Friday, December 21, 2007

Daily Meditation 12/21/07


Creator of the stars of night,
Your people's everlasting light,
O Christ redeemer of us all,
We pray You hear us when we call.

In sorrow that the ancient curse,
Should doom to death a universe,
You came, O savior, to set free,
Your own in glorious liberty.

When this old world drew on toward night,
You came; but not in splendor bright,
Not as a monarch, but the child of Mary,
blameless Mother mild.

At Your great name, O Jesus, now,
All knees must bend, all hearts must bow;
All things on earth with one accord,
Like those in heaven, shall call You Lord.

Come in Your holy might, we pray,
Redeem us for eternal day;
Defend us while we dwell below,
From all assaults of our dread foe.

To God creator, God the Son,
And God the Spirit, Three in One,
Praise honor, might, and glory be,
From age to age eternally.

9th century Latin hymn


Stir up your power, O Lord, and with great might come among us; and, because we are sorely hindered by our sins, let your bountiful grace and mercy speedily help and deliver us; through Jesus Christ our Lord, to whom, with you and the Holy Spirit, be honor and glory, now and for ever. Amen.

Everliving God, who strengthened your apostle Thomas with firm and certain faith in your Son's resurrection: Grant us so perfectly and without doubt to believe in Jesus Christ, our Lord and our God, that our faith may never be found wanting in your sight; through him who lives and reigns with you and the Holy Spirit, one God, now and for ever. Amen.

Today's Scripture

AM Psalm 40, 54; PM Psalm 51
Zech. 7:8-8:8; Rev. 5:6-14; Matt. 25:14-30

Today we remember:

St. Thomas
AM: Psalm 23, 121; Job 42:1-6; 1 Peter 1:3-9
PM: Psalm 27; Isaiah 43: 8-13; John 14:1-7

From Forward Day by Day:

John 20:24-29. Blessed are those who have not seen and yet have come to believe.

There's a lot of Thomas in me, I'm afraid. I'm prone to questioning, to probing; I go back and forth and think things through before accepting them. I want to be shown.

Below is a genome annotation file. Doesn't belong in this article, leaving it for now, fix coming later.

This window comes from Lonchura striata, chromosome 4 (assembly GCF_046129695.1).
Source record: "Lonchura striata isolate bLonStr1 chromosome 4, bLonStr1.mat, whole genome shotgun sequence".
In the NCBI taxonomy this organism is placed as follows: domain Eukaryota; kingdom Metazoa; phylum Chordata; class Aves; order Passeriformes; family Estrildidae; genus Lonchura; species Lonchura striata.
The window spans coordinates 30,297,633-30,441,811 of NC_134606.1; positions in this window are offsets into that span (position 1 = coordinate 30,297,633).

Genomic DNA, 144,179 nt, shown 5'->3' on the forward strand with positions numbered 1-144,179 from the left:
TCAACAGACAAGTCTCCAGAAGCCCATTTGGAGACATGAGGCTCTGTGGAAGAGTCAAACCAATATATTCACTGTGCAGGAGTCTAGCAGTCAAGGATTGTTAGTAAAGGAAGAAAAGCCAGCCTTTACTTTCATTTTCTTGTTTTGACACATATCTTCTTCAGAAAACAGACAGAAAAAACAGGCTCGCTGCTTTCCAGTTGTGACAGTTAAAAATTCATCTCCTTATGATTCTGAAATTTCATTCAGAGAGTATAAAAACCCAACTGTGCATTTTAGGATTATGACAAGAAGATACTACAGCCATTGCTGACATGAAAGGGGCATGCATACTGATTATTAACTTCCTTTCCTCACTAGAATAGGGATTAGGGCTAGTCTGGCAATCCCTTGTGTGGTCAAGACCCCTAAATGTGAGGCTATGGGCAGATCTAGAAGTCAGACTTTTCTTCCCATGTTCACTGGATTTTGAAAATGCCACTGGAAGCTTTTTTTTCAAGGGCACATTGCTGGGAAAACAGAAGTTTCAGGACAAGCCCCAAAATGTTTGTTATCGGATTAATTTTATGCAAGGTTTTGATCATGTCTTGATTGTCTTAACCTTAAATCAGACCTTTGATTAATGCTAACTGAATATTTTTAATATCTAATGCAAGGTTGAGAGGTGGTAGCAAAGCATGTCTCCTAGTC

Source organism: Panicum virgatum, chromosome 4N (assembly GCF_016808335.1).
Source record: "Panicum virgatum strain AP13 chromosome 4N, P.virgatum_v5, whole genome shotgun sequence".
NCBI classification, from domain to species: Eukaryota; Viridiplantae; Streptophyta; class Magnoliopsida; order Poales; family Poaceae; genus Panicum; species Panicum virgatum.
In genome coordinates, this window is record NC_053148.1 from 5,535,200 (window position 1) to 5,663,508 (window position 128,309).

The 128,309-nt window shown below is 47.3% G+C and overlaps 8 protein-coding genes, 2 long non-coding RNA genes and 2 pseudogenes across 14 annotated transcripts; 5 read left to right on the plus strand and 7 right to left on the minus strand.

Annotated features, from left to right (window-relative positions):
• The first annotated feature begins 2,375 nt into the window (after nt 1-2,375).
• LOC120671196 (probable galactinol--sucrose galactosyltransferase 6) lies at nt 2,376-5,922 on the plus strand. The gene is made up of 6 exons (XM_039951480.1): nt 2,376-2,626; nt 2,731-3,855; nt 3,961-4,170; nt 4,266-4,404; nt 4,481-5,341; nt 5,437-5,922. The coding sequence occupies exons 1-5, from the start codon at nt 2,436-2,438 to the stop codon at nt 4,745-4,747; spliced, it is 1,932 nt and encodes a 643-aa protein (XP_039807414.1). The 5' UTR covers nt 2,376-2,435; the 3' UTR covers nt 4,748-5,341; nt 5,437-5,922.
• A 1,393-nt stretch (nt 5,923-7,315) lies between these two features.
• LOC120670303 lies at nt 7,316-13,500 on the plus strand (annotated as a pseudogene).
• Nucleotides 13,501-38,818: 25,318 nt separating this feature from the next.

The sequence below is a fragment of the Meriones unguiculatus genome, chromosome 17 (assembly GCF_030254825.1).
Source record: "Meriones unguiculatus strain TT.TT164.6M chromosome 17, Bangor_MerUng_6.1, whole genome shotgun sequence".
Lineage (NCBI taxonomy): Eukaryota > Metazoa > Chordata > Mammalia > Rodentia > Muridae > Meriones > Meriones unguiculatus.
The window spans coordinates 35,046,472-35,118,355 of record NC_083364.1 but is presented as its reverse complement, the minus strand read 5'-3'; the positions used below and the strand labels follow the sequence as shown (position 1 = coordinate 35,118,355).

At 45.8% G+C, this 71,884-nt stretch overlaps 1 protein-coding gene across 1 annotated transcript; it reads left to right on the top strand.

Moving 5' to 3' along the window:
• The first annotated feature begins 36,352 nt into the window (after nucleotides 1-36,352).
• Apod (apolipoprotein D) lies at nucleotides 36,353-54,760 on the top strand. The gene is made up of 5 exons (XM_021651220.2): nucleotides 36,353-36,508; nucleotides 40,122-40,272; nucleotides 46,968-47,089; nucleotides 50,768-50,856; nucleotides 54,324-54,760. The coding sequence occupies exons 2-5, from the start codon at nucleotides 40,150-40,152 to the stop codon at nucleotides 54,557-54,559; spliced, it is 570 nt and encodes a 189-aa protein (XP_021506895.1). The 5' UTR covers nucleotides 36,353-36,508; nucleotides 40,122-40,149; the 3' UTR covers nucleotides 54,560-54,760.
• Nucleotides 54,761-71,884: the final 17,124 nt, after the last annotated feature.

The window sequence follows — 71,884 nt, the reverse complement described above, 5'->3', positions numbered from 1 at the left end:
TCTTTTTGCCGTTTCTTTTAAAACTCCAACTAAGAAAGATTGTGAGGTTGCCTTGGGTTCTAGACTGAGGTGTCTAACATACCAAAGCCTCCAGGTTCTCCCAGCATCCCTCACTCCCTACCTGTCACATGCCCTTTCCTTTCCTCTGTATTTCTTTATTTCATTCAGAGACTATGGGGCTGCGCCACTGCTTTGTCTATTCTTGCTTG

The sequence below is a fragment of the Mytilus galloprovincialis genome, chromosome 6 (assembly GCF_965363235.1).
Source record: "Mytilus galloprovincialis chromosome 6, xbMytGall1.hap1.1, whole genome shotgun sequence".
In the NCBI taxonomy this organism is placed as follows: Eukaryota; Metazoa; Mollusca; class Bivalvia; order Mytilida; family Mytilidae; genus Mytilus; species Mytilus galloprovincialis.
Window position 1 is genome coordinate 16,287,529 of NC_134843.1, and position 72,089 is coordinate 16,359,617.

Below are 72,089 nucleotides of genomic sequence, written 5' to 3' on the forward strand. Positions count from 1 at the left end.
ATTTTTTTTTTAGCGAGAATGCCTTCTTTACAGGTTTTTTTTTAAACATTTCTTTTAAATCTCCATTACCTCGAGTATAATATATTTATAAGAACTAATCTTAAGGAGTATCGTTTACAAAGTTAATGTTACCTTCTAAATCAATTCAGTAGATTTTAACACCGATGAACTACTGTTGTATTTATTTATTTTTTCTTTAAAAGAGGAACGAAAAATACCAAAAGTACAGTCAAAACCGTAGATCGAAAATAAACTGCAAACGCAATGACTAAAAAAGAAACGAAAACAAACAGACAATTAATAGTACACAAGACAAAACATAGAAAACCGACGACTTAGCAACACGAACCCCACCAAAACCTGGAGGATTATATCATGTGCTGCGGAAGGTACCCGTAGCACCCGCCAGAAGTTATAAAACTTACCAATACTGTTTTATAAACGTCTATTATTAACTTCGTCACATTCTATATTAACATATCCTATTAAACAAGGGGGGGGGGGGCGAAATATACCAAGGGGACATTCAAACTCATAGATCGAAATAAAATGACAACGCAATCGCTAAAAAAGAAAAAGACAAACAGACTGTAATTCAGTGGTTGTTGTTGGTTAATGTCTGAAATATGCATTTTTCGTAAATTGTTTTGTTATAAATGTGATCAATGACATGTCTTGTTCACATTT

This does not endear me to authority, which generally prefers to be obeyed instantly and without discussion, even when it abruptly changes its mind. Wanting to know the reason why has cost me dearly at times.

I admire those who have a simple, childlike faith; I wish I could be like them, and embrace whatever comes to me. I pray about it, I consult about it, but I just seem to be built this way. (Lord, I obey; help thou my tendency to say, "Yes, but...")

Fortunately, God has patience with us; Jesus made Thomas an apostle, after all. Blessed are those who have not seen and yet believe. Blessed be God, who still makes room in the Kingdom for people like Thomas, and like me.

Doubt is not the enemy of faith but its colleague.
-Kenneth Leech (b. 1939)

Today in the Anglican Cycle of Prayer we pray for the Diocese of Yei (Sudan)

Advent Calendars online:

Episcopal Diocese of Washington DC:

Alternatives Calendar:

St. Mary Margaret, Napierville, IL:

Westminsiter, UK City Council:

Speaking to the Soul:

O Rex Gentium

Daily Reading for December 21 • St. Thomas the Apostle

O King of the nations and the Desire of them all, you are the Cornerstone who makes both one: Come and save the creatures whom you fashioned out of clay.

The figure of ‘the cornerstone’ is particularly apt to describe Christ’s role of reconciliation. The cornerstone is the place where two walls of a building at right angles to each other meet, and as such as a key function in holding the building together. Both St. Paul and St. Peter describe Christians as forming a building of living stones held together by Christ and growing up to maturity in him so that they may be a fit dwelling place for God through his Spirit. A world torn apart by conflicts based on colour, race, religion, inequality of wealth, and many other causes desperately needs the unifying power of Christ. In Christ differences need not be abolished, though injustice must be removed, but they can be combined into a rich and living unity. In that spirit, we pray to Christ, the cornerstone who binds us together, to come and deliver us form sin which separates us from God and each other.

The final words of the antiphon, ‘whom you fashioned out of clay’, have profound and subtle links with those which go before and beautifully round off this prayer to God. The ‘clay’ of our common humanity takes up and reinforces the thought of the universal reconciliation achieved by Christ the King. We are fully part of the material universe and Christ’s redeeming work does not cut us off from our earthly roots but is part of his gathering up of all things into one. Today, when human mastery over nature has advanced so far that we are in danger of destroying our planet, we can see more clearly the connection between human sin and the pollution of the environment.

The antiphon is the cry of humanity, in its earthly state yet longing for union with the divine, to be remade in God’s image and reunited through Christ, the king of the universe, with its source in God.

From O Come Emmanuel: Scripture Verses for Advent Worship by William Marshall. Copyright © 1993. Used by permission of Morehouse Publishing, Harrisburg, Pennsylvania.

O King—
King and Desire of the Nations,
made one by the cornerstone
of your coming,
of your being.
How can it be?
The cornerstone rejected,
misused as rubble for rocks and stones
to hurl and smash.
They didn’t understand then
(and often we don’t now)
that cornerstones are